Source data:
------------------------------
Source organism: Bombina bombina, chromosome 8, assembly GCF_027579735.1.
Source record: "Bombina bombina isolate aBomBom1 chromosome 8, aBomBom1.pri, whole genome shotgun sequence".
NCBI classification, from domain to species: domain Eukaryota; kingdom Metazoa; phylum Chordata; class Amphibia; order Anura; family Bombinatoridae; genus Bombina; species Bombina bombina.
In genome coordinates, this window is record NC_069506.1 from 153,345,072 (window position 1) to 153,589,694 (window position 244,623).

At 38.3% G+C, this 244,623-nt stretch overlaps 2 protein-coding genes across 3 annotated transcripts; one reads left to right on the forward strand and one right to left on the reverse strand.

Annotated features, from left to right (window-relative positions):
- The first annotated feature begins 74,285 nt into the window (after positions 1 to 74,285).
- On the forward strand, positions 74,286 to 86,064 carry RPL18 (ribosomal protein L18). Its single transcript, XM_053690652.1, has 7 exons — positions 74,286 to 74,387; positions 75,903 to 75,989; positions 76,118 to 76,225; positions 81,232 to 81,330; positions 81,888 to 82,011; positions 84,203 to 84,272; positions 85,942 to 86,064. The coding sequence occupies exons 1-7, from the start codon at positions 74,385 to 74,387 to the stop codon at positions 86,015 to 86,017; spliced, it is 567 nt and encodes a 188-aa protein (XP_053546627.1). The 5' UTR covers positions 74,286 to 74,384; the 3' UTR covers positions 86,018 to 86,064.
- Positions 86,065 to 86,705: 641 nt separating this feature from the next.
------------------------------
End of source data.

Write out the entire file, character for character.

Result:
Source organism: Bombina bombina, chromosome 8, assembly GCF_027579735.1.
Source record: "Bombina bombina isolate aBomBom1 chromosome 8, aBomBom1.pri, whole genome shotgun sequence".
NCBI classification, from domain to species: domain Eukaryota; kingdom Metazoa; phylum Chordata; class Amphibia; order Anura; family Bombinatoridae; genus Bombina; species Bombina bombina.
In genome coordinates, this window is record NC_069506.1 from 153,345,072 (window position 1) to 153,589,694 (window position 244,623).

At 38.3% G+C, this 244,623-nt stretch overlaps 2 protein-coding genes across 3 annotated transcripts; one reads left to right on the forward strand and one right to left on the reverse strand.

Annotated features, from left to right (window-relative positions):
- The first annotated feature begins 74,285 nt into the window (after positions 1 to 74,285).
- On the forward strand, positions 74,286 to 86,064 carry RPL18 (ribosomal protein L18). Its single transcript, XM_053690652.1, has 7 exons — positions 74,286 to 74,387; positions 75,903 to 75,989; positions 76,118 to 76,225; positions 81,232 to 81,330; positions 81,888 to 82,011; positions 84,203 to 84,272; positions 85,942 to 86,064. The coding sequence occupies exons 1-7, from the start codon at positions 74,385 to 74,387 to the stop codon at positions 86,015 to 86,017; spliced, it is 567 nt and encodes a 188-aa protein (XP_053546627.1). The 5' UTR covers positions 74,286 to 74,384; the 3' UTR covers positions 86,018 to 86,064.
- Positions 86,065 to 86,705: 641 nt separating this feature from the next.